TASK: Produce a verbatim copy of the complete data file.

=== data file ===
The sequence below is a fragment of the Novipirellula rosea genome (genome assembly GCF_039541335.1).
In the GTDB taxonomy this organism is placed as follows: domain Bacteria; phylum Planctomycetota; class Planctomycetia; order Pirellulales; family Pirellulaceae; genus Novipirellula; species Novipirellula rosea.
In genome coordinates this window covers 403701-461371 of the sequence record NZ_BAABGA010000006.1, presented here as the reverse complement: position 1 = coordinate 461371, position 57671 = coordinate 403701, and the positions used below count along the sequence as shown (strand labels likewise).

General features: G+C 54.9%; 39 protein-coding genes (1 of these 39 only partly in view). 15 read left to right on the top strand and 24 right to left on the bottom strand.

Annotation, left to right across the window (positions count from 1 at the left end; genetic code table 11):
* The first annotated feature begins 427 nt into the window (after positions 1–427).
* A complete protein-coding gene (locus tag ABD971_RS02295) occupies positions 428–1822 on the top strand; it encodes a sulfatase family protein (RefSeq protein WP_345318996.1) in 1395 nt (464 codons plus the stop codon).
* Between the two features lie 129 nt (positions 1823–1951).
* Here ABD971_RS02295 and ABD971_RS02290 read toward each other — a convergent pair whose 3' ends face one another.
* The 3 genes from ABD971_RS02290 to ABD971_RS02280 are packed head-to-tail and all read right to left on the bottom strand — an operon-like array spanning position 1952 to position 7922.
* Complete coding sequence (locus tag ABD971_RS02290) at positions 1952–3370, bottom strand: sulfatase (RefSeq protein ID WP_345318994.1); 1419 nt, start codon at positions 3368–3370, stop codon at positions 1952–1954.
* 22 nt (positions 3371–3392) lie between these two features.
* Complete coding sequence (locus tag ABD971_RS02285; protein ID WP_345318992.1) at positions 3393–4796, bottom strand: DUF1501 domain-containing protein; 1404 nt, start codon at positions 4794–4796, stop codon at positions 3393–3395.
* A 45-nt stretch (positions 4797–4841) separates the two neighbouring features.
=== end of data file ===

The sequence below is a fragment of the Novipirellula rosea genome (genome assembly GCF_039541335.1).
In the GTDB taxonomy this organism is placed as follows: domain Bacteria; phylum Planctomycetota; class Planctomycetia; order Pirellulales; family Pirellulaceae; genus Novipirellula; species Novipirellula rosea.
In genome coordinates this window covers 403701-461371 of the sequence record NZ_BAABGA010000006.1, presented here as the reverse complement: position 1 = coordinate 461371, position 57671 = coordinate 403701, and the positions used below count along the sequence as shown (strand labels likewise).

General features: G+C 54.9%; 39 protein-coding genes (1 of these 39 only partly in view). 15 read left to right on the top strand and 24 right to left on the bottom strand.

Annotation, left to right across the window (positions count from 1 at the left end; genetic code table 11):
* The first annotated feature begins 427 nt into the window (after positions 1–427).
* A complete protein-coding gene (locus tag ABD971_RS02295) occupies positions 428–1822 on the top strand; it encodes a sulfatase family protein (RefSeq protein WP_345318996.1) in 1395 nt (464 codons plus the stop codon).
* Between the two features lie 129 nt (positions 1823–1951).
* Here ABD971_RS02295 and ABD971_RS02290 read toward each other — a convergent pair whose 3' ends face one another.
* The 3 genes from ABD971_RS02290 to ABD971_RS02280 are packed head-to-tail and all read right to left on the bottom strand — an operon-like array spanning position 1952 to position 7922.
* Complete coding sequence (locus tag ABD971_RS02290) at positions 1952–3370, bottom strand: sulfatase (RefSeq protein ID WP_345318994.1); 1419 nt, start codon at positions 3368–3370, stop codon at positions 1952–1954.
* 22 nt (positions 3371–3392) lie between these two features.
* Complete coding sequence (locus tag ABD971_RS02285; protein ID WP_345318992.1) at positions 3393–4796, bottom strand: DUF1501 domain-containing protein; 1404 nt, start codon at positions 4794–4796, stop codon at positions 3393–3395.
* A 45-nt stretch (positions 4797–4841) separates the two neighbouring features.